Local Tragedy Hits Uncomfortably Close To Home

Over the last several months I have grappled with my feelings over the tragedy concerning Jared Dejong.  Living in the community of Ilderton, our daughters attended Medway High School and knew Jared.  As a matter of fact, my middle daughter and Jared went to prom together.  So, this local tragedy has come uncomfortably close to home.

After reading the heartbreaking news articles of yesterday’s court proceedings, I reflected on my own sense of angst and finally put my finger on the pulse of what was troubling me.

As a community, we have failed Jared Dejong.

There is no doubt that Jared made the decision to get behind the wheel of a car with his blood alcohol level beyond the legal limit.  Jared also made the decision to drive recklessly, through the quiet streets of our beloved university, taking the life of an innocent young woman and devastating her family and friends beyond what I could ever imagine.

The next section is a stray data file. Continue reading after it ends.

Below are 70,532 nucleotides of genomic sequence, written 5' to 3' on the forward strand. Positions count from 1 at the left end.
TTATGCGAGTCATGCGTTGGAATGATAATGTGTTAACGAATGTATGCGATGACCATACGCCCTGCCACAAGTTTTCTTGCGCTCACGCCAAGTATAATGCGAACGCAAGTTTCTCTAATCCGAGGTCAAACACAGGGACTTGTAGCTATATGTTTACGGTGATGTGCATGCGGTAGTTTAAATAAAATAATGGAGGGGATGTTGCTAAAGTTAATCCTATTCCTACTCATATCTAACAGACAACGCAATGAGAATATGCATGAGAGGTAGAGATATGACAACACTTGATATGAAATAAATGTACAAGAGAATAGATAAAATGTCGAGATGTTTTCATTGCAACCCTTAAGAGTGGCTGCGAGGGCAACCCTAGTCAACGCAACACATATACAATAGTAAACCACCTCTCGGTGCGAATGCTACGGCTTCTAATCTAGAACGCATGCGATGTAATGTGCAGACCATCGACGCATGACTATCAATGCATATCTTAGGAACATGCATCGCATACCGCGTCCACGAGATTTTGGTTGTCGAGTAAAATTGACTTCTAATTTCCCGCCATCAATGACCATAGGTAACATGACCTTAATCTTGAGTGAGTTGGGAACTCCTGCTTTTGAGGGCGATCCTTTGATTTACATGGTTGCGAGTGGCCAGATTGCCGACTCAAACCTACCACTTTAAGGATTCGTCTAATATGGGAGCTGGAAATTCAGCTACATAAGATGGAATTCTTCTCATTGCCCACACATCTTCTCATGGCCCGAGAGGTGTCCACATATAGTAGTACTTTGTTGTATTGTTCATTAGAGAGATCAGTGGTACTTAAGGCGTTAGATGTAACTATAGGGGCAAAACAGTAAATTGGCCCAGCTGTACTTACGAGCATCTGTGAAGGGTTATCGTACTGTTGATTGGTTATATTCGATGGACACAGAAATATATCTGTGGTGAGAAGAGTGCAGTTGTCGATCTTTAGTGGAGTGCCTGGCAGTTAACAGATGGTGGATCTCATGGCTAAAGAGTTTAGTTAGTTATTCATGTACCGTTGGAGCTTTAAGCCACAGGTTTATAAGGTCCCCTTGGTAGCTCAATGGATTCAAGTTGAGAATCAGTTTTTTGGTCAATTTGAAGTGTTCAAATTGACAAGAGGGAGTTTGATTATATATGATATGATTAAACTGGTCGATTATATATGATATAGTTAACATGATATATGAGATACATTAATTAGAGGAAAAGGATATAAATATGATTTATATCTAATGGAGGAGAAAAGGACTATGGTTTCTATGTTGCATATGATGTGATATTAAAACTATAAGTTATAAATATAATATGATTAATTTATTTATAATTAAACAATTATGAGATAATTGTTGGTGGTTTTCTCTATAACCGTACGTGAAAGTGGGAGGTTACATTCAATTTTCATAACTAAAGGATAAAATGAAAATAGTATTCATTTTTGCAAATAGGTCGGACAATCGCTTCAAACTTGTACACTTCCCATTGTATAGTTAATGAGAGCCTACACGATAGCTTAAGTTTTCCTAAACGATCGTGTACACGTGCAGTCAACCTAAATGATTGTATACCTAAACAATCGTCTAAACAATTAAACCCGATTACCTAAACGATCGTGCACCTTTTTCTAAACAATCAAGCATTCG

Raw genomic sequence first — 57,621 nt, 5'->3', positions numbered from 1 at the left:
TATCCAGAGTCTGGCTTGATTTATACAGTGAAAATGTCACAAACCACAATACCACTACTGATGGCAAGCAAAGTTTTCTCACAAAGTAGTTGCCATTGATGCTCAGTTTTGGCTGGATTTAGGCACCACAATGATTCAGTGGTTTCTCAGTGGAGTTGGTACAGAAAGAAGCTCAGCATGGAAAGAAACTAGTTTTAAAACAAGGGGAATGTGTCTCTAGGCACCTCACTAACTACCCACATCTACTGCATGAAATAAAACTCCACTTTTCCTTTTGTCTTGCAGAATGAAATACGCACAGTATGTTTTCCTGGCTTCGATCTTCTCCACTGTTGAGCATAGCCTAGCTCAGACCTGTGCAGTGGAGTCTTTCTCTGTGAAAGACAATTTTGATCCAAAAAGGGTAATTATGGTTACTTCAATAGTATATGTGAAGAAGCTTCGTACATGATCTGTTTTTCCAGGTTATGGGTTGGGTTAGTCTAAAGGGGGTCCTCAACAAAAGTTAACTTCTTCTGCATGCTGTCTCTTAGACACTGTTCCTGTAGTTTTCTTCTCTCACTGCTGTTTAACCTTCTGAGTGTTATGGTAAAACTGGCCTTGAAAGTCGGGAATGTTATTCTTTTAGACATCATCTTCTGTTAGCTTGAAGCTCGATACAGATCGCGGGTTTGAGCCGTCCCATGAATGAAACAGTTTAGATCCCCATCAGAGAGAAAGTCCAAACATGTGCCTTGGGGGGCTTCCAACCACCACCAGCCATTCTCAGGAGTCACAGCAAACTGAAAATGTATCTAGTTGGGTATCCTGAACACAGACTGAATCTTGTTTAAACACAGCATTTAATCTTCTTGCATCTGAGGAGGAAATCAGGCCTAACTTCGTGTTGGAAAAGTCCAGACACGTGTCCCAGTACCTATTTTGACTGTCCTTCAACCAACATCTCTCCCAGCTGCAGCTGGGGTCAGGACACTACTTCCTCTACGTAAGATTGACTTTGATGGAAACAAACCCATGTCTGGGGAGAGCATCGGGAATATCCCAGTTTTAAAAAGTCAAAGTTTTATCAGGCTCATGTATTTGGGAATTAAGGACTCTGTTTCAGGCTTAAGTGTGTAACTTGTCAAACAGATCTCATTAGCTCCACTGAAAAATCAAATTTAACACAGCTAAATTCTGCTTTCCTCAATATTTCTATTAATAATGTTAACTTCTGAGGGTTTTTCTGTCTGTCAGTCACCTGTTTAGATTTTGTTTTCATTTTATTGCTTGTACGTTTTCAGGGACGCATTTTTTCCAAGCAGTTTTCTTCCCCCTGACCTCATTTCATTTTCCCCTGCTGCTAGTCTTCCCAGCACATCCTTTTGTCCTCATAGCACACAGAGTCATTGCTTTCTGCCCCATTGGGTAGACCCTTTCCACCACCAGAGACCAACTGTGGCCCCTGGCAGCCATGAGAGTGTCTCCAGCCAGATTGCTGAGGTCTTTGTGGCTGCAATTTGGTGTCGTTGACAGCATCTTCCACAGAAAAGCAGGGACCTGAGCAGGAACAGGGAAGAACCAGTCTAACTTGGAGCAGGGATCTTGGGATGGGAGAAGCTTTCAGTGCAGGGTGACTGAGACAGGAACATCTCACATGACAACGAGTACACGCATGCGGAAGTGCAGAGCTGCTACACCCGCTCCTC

Jared made choices that have caused horrendous, far-reaching consequences.

We can all point our finger at Jared, but as it goes with finger pointing, there is always three pointing back.  As a community we share some responsibility in this situation.

The sense of ‘normalcy’ around the youth-drinking-culture is alarming.  Too often parents wink their eye as their teenagers (some of them three, four and five years younger than the legal drinking age) sneak alcohol from their liquor cabinets.  The sentiment that ‘they’re just having fun’ or ‘it’s their rite of passage’ is far too common and leaves the concerned parents feeling powerless to make change against the tide of complacency.